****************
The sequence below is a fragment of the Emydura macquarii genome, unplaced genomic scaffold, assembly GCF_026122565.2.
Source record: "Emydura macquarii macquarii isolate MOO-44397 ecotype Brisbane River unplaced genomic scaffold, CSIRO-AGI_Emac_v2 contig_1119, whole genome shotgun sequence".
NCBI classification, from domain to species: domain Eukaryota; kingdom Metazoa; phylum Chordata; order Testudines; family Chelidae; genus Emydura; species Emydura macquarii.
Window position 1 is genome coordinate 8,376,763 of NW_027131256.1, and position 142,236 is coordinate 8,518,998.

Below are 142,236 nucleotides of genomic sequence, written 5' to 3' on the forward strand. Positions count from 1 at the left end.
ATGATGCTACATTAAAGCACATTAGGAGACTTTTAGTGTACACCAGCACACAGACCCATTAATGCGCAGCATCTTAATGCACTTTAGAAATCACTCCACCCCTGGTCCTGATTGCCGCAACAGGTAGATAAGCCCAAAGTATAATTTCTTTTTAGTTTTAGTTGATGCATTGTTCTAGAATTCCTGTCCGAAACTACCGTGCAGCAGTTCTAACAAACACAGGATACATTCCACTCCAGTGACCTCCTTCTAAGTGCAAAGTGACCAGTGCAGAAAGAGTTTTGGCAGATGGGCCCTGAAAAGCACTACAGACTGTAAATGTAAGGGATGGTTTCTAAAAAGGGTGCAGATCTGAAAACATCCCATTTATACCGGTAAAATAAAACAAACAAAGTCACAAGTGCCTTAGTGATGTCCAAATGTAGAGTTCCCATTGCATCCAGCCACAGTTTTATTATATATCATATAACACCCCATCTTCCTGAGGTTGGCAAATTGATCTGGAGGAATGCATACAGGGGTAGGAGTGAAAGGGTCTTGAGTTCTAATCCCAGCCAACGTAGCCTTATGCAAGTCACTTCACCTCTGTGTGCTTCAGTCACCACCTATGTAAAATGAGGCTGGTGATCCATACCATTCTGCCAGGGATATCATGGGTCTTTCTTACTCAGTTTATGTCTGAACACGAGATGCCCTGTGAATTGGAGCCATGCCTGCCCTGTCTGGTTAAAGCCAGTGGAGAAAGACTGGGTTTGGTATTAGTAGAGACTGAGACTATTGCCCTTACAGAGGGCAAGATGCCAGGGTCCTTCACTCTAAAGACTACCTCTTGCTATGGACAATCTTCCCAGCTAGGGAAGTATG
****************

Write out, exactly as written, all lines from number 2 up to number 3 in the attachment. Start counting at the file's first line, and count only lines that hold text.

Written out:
Source record: "Emydura macquarii macquarii isolate MOO-44397 ecotype Brisbane River unplaced genomic scaffold, CSIRO-AGI_Emac_v2 contig_1119, whole genome shotgun sequence".
NCBI classification, from domain to species: domain Eukaryota; kingdom Metazoa; phylum Chordata; order Testudines; family Chelidae; genus Emydura; species Emydura macquarii.